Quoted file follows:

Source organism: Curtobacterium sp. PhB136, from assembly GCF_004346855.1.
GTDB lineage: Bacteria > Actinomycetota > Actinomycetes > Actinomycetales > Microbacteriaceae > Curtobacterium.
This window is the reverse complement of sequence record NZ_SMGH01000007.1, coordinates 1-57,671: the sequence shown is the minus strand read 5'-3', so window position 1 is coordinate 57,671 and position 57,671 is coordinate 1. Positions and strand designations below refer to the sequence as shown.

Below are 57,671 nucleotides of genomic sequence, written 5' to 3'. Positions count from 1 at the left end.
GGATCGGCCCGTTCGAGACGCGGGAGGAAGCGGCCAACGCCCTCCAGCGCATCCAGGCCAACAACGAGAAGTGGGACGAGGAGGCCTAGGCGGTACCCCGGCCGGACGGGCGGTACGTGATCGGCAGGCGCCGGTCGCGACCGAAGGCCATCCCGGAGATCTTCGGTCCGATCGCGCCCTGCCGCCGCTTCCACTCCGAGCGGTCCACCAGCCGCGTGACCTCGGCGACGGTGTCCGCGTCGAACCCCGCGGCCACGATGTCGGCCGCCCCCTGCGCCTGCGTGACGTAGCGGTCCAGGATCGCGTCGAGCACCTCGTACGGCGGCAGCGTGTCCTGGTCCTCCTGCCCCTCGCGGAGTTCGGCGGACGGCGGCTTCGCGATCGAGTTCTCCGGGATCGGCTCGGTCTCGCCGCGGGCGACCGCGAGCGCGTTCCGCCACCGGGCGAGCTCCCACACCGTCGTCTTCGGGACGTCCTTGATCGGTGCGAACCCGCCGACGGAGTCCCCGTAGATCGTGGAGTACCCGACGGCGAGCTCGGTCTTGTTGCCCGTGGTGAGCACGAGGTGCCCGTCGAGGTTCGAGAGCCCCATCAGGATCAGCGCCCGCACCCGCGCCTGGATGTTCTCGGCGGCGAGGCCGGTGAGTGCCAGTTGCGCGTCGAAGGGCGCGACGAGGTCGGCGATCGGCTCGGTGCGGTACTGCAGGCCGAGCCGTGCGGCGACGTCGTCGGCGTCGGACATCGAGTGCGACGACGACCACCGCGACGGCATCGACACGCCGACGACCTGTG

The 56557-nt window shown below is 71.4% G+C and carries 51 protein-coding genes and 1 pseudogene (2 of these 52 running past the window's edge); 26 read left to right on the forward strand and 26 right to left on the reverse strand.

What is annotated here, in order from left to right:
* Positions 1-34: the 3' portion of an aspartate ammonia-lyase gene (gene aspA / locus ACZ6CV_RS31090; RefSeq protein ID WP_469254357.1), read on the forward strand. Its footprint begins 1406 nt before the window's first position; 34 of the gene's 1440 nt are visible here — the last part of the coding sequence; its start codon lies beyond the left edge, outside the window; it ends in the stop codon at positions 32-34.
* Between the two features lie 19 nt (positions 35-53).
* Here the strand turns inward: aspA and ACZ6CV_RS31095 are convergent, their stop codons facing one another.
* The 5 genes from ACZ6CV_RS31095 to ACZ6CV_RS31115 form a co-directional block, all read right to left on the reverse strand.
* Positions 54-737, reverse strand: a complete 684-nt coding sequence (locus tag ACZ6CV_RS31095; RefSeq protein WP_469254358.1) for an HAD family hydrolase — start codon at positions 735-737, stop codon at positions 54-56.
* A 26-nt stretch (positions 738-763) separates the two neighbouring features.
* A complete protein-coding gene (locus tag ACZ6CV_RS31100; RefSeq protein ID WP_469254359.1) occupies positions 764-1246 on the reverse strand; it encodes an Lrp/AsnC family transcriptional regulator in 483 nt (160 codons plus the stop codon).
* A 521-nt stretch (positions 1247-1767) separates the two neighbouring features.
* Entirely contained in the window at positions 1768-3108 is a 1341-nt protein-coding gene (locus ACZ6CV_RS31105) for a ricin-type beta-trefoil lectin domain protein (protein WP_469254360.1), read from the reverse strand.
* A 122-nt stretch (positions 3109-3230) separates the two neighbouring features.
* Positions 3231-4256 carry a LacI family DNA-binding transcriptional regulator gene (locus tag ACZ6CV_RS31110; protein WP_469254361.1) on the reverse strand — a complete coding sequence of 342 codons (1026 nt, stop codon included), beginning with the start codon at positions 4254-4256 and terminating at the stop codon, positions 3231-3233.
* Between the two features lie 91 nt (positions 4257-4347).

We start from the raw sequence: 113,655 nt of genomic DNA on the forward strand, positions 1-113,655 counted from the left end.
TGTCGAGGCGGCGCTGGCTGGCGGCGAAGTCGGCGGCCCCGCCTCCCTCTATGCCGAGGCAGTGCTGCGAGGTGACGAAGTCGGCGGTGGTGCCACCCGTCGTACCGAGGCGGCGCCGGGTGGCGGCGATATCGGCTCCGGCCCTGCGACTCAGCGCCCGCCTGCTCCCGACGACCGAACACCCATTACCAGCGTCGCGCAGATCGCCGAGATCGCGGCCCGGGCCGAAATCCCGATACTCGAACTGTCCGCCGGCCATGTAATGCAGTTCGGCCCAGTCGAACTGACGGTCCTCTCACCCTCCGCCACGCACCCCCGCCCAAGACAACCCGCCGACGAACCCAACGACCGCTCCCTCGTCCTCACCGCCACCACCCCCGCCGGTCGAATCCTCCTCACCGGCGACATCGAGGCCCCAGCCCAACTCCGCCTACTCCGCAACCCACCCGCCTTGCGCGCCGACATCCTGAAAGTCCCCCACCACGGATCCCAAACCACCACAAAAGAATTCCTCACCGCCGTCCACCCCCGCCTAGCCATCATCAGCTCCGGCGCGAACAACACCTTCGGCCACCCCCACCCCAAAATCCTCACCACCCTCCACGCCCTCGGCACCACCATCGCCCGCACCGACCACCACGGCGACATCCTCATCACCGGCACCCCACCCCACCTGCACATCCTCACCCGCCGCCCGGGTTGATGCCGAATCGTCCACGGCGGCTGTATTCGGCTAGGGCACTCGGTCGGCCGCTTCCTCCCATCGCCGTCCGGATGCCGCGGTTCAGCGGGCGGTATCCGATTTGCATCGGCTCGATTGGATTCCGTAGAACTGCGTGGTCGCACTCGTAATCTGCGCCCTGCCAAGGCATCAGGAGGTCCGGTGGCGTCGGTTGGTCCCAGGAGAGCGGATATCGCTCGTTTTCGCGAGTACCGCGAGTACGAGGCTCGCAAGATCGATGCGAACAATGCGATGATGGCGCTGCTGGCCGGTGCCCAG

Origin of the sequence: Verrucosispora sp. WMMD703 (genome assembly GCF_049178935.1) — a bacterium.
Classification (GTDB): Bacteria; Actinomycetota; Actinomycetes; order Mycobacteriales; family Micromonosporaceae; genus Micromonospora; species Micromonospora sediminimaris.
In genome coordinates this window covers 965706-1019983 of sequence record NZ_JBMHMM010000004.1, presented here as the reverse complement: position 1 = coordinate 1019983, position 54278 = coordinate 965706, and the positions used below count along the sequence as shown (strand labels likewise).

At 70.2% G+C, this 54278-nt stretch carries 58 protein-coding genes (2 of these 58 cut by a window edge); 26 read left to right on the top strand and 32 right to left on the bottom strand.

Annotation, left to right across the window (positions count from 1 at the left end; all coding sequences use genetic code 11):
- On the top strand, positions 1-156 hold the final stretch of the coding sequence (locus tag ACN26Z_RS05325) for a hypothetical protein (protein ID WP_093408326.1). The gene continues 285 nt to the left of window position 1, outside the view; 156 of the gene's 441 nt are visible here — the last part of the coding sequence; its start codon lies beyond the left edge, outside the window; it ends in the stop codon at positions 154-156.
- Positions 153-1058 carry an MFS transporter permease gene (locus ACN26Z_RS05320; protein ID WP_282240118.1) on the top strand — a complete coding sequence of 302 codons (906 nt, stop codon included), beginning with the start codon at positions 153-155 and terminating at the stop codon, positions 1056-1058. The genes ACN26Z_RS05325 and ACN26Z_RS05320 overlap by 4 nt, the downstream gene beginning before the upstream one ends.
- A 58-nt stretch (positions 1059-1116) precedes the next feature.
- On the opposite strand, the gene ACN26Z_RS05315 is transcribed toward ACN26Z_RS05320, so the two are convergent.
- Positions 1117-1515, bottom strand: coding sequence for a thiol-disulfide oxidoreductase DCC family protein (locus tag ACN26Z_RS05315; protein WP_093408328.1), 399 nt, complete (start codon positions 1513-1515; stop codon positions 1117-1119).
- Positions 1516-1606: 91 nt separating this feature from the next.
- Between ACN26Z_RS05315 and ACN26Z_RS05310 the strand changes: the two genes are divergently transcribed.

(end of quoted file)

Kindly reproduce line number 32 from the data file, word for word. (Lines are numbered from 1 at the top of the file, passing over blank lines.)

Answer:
- Positions 1516-1606: 91 nt separating this feature from the next.